Lens Magazine: Thank you Quim, for taking the time for this interview. Could you share a bit of your background, where you grew up? Education or previous jobs? Did you come from an artistic family?
Quim Fàbregas: I grew up in a coastal town near Barcelona. Calella and I had a wonderful childhood full of life and many friends. We boys at that time lived on the streets. My parents had a restaurant, and studies were not the most important thing, but helping them work in the family business or at an early age to start working normally in hotels in the city. When I was 22 years old, I went down to a photographic store in one of my jobs, and there I found a passion for photography. I come from a very hard-working family, and some direct relatives are musicians, painters, or my brother, an actor in television series and theaters in Spain.
L.M.: What led you to focus mainly on humanitarian and cultural issues around the world?
Q. F.: At the age of 22, I got serious with photography because of so much passion I had, and I studied a basic course in the photographic entity of my town Foto Film Calella. Then I started as a black and white laboratory teacher and in charge of the study. In one of the meetings, Vicente Ferrer proposed a trip to India, a Spanish missionary whose direct family was from Calella. And at the age of 24, I made my first photographic trip to India in one of the country's poorest areas.
I was there for a month, and my life changed completely. It was when I decided to travel the world to photograph it and make a better world. I left everything to help thousands of people, especially in Africa, where we have carried out 12 humanitarian projects.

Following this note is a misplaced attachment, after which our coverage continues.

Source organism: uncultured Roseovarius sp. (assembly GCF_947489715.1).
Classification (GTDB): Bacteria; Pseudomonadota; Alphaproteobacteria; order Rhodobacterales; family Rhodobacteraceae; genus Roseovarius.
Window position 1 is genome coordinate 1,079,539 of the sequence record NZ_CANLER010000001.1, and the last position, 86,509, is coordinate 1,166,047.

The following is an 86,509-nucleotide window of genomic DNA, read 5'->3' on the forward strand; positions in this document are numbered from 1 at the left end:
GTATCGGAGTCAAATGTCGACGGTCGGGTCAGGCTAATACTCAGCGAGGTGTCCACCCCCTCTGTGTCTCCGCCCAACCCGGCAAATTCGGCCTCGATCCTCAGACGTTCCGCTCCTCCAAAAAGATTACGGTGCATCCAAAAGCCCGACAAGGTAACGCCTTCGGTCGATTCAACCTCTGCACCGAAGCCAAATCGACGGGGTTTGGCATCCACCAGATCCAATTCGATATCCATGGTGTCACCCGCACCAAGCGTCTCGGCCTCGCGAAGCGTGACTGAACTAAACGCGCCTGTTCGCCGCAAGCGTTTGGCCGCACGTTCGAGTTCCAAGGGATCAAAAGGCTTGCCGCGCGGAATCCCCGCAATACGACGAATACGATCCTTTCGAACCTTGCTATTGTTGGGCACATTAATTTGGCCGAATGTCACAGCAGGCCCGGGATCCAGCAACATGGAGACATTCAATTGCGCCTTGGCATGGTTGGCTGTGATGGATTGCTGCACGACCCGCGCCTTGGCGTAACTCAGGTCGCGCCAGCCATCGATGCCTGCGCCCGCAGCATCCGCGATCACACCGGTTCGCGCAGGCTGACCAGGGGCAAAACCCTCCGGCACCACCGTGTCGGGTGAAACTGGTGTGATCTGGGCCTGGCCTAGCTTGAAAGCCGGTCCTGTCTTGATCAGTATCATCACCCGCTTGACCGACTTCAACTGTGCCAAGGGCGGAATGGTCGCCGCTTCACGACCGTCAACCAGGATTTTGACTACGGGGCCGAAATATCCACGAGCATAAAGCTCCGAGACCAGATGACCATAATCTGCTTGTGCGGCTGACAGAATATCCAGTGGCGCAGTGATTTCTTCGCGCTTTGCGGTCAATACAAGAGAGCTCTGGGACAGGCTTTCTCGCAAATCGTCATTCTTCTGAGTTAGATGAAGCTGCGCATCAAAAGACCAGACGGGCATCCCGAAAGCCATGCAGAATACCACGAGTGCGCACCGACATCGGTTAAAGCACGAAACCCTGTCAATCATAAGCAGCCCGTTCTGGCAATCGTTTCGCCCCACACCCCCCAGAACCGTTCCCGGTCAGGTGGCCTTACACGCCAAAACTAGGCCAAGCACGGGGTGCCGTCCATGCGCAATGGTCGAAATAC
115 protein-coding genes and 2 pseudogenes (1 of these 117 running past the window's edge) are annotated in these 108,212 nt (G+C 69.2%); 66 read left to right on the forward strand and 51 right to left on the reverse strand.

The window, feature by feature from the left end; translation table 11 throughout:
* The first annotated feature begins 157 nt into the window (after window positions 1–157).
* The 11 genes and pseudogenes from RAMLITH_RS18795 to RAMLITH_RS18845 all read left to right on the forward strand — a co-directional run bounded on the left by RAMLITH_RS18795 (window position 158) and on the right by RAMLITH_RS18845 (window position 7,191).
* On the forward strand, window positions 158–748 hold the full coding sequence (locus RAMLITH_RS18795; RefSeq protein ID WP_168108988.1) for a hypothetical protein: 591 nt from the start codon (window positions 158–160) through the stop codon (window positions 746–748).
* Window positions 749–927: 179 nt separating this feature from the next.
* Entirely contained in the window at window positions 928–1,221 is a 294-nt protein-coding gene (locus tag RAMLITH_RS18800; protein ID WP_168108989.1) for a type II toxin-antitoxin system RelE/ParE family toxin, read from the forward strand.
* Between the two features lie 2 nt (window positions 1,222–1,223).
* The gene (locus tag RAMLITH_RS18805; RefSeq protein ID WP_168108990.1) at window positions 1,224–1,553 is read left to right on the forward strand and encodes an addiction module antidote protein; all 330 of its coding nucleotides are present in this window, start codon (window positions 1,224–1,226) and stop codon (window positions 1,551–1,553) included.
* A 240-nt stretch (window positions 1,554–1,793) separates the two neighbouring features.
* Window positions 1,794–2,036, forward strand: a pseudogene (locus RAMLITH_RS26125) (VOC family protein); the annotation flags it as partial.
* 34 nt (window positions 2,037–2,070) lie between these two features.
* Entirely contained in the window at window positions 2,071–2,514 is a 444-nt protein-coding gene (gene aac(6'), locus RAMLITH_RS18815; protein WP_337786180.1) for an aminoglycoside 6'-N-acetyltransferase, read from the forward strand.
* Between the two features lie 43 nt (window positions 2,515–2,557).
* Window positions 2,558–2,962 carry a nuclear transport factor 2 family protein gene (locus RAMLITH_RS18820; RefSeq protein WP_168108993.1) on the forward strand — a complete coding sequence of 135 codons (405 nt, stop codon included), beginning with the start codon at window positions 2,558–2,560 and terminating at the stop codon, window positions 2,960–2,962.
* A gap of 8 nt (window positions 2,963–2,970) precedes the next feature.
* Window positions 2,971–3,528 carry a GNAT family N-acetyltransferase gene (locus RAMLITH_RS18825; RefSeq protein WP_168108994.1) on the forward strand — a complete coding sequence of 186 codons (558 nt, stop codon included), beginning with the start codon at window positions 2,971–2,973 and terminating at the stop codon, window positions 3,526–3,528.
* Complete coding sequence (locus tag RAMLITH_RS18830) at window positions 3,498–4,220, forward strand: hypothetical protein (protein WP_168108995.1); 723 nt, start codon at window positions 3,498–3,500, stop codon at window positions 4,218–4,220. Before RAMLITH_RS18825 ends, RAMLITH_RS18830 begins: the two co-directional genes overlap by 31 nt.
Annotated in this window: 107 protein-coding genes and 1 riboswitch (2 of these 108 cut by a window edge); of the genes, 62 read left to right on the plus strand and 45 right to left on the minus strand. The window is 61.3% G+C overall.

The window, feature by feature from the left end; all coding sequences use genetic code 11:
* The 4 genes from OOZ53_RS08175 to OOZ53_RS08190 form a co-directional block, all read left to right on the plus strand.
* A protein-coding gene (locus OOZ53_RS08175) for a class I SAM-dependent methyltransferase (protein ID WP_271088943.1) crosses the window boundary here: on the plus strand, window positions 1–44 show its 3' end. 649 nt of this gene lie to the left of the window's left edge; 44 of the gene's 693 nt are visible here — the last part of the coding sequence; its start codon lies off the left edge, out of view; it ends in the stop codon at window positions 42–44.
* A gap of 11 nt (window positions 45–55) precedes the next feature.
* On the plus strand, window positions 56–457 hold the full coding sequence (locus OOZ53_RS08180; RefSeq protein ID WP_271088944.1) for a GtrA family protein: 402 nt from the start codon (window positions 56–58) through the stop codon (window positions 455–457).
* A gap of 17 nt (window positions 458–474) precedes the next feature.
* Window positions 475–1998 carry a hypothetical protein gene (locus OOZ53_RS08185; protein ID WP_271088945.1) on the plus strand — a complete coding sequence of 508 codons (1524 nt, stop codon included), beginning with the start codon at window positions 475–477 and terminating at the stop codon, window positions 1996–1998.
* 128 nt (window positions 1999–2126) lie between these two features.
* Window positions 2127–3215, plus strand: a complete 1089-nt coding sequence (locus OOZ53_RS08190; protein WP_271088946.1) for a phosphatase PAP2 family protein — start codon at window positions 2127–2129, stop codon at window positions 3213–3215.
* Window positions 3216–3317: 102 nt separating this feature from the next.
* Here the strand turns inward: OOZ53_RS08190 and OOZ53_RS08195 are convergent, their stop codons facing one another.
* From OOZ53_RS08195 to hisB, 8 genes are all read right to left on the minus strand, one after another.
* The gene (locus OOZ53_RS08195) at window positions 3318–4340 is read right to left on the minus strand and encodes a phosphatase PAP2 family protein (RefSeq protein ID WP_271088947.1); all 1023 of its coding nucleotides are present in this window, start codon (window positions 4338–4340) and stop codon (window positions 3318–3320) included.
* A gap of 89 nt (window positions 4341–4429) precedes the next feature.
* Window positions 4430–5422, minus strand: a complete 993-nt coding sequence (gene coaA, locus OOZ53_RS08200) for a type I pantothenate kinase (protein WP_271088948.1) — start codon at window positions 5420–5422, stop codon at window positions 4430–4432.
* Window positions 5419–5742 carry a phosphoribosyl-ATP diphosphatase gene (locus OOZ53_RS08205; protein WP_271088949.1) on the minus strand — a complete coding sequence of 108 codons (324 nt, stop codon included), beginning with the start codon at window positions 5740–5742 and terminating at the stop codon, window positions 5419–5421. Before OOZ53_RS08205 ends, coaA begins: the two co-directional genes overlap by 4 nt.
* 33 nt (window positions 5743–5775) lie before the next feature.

L.M.: Please share some information about your intensive activism for humanitarian issues with our readers and the main goals?
Q. F.: I traveled to the Gambia and Senegal with a humanitarian organization six months after the trip to India. I found a place with a totally different energy in Africa than the places I had been or lived before. That energy made me feel better every moment. I worked as a volunteer and as a photographer in an organization for 7 years. We were dedicated to agriculture projects. When he was in Spain, he gave lectures and exhibitions to explain the difficulties in rural villages.
In 2009 I started my own personal project. I began to live for 8 or 9 months a year in different areas of Africa such as Gambia, Senegal, Burkina, Benin, or Cameroon, organizing trips and photographic reports. With the sale of my photographs, we began to carry out education, health, sports, or agriculture projects. Before the pandemic, I started working in Mongolia or India, and South America. The pandemic has stopped us all.
L.M.: Many of the portraits in B&W are very intense, which we see as representing the importance of photography in your life. Why Black and White?
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